The Cook Political Report has re-evaluated the Sixth District congressional race and deemed incumbent U.S. Rep. Lucy McBath, D-Marietta, even more likely to win in her rematch over Republican Karen Handel. The political analysis site has moved the race from “leans Democrat” to “likely Democratic.”

Meanwhile, CNN has ranked the Seventh District congressional race as the most likely nationwide to result in a flip from red to blue. The analysis puts Democrat Carolyn Bourdeaux, who lost in 2018 by less than 500 votes, in the driver’s seat against Republican newcomer Richard McCormick. U.S. Rep. Rob Woodall, R-Lawrenceville, is retiring.


Candidates for public office are increasingly turning to a relatively new way of communicating with potential voters, and it’s becoming a headache for many on the receiving end, our AJC colleague David Wickert reports:

Candidates for state and local offices and related campaigns have spent about $311,000 so far in 2020 on texting services, state records show. That's a fraction of the tens of millions spent on other forms of voter outreach.

But it's growing fast — 2020 spending on text messaging has surpassed spending in all previous years combined, according to records from the Georgia Government Transparency and Campaign Finance Commission. And the volume of political texts may only increase as Election Day nears.

Just ask Merrie Soltis. The Dacula resident said she gets multiple political texts a day. It's exasperating.

“Make them stop!" Soltis told The Atlanta Journal-Constitution. “I've already voted. Just leave me the hell alone! Why are they still texting me?"


The left-leaning organization is pumping $500,000 behind a round of ads backing Democrat Raphael Warnock’s push to oust U.S. Sen. Kelly Loeffler.

The group launched a 30-second TV ad this week as well as a minute-long radio spot casting the pastor as someone who knows that “good deeds don’t stop at the church door.”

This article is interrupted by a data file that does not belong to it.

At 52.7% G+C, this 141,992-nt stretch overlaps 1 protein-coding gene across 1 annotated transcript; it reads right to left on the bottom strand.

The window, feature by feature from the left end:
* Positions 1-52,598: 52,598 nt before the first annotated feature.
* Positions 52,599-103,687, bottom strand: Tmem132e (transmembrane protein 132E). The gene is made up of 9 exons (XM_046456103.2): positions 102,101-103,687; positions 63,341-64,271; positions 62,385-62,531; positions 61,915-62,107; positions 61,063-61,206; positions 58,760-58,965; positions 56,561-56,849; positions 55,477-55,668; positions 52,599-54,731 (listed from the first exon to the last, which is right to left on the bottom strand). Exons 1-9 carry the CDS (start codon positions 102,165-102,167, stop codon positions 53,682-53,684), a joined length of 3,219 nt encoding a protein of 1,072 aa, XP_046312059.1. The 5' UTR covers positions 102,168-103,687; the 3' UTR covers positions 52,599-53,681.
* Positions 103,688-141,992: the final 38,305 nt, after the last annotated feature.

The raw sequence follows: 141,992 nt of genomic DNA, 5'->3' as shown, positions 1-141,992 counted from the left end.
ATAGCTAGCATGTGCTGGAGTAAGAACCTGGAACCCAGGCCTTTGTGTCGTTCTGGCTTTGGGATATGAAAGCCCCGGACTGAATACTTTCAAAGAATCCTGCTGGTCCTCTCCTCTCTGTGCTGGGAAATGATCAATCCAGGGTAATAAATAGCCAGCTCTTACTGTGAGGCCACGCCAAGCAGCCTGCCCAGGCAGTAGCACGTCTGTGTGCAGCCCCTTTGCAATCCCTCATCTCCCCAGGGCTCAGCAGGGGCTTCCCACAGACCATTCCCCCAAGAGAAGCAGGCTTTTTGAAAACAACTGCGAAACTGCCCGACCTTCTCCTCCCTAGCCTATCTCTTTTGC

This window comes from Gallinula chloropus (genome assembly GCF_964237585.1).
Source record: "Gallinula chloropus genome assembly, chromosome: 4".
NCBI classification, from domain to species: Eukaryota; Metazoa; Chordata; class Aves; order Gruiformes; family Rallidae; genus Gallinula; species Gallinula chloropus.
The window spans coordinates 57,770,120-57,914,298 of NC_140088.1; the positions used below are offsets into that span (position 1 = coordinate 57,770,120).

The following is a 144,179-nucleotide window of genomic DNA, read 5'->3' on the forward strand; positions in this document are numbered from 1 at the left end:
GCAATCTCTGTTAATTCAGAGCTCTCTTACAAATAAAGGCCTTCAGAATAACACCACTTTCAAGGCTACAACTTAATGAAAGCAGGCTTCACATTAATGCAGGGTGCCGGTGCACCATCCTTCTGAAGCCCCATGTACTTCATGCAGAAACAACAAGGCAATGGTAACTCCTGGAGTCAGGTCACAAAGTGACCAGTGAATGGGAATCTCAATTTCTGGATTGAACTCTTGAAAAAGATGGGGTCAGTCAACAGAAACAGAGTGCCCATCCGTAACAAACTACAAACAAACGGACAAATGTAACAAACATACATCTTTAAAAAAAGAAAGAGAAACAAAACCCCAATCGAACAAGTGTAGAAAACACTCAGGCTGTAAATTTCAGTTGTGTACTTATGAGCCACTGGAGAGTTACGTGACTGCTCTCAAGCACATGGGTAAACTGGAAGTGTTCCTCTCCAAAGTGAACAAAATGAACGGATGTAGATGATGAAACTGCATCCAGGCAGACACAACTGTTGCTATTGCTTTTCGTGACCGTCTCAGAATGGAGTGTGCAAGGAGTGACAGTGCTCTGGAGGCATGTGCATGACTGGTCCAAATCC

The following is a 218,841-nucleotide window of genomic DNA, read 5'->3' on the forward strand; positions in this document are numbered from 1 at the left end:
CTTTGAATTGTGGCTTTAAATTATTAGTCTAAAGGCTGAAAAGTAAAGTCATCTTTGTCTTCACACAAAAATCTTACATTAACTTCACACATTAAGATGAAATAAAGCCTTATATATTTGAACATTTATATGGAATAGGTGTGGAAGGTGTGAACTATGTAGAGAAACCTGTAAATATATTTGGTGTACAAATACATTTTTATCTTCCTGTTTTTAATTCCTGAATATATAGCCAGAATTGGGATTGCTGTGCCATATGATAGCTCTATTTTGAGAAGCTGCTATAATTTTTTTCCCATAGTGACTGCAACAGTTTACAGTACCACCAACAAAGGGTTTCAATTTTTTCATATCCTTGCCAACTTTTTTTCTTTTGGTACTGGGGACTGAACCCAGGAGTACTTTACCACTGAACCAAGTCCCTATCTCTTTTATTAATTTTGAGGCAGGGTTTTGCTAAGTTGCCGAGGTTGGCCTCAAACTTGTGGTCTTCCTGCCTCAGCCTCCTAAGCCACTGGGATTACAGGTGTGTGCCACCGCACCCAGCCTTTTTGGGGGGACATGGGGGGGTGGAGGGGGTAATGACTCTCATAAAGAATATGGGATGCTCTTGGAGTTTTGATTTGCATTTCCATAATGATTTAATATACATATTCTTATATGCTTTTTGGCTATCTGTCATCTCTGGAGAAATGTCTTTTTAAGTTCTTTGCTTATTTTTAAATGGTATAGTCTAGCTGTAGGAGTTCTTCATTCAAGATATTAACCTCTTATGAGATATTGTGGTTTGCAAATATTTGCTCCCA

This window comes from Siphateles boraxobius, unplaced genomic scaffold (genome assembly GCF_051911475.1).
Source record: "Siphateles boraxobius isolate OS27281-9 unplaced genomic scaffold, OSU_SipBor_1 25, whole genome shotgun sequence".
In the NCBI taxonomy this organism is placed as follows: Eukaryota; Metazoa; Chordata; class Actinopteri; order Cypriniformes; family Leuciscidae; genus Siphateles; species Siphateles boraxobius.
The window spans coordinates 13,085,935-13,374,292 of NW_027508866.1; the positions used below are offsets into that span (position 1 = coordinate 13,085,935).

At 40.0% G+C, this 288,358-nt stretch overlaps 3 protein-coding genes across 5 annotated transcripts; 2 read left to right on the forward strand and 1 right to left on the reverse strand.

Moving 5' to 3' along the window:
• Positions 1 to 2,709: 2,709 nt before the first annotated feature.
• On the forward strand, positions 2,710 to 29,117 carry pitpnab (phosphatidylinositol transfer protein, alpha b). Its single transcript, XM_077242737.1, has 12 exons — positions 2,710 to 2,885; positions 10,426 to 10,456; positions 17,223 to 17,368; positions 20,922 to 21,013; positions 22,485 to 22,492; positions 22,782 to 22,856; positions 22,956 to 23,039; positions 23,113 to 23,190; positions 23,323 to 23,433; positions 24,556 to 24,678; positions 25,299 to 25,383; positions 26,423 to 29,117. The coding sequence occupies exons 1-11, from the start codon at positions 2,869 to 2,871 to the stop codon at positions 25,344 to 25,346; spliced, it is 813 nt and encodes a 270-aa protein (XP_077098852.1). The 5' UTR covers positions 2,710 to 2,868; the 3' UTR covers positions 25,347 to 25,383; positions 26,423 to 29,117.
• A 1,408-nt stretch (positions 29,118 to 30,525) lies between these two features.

Warnock is the Democratic frontrunner in the crowded special election contest against Loeffler, a former financial executive running to fill the remaining two years of retired U.S. Sen. Johnny Isakson’s term.


Jo Jorgensen, the Libertarian candidate for president, will be in Savannah next Wednesday. Click here for details.


In endorsement news: Senate Democratic nominee Jon Ossoff won the support of the Alliance for Retired Americans, a group that counts about 70,000 members in Georgia, including retirees and community activists. The alliance credited Ossoff’s plans to expand health care access.


When the Georgia General Assembly reconvenes for the 2021 session, it is possible a repeal of the citizen arrest law will be on the agenda, according to the our AJC colleague Maya T. Prabhu:

Dacula Republican state Rep. Chuck Efstration said, if reelected next month, he plans to file legislation that would get rid of the 1863 law.

His proposal would only allow business and homeowners to detain people whom they catch in the act of a crime — and then call law enforcement. Current law allows anyone who witnesses a crime or believes one has been committed to make an arrest and take that person to police.

Efstration also authored Georgia's hate-crimes legislation that became law earlier this year, after the February killing of Ahmaud Arbery near Brunswick spurred his Republican colleagues in the Senate to action.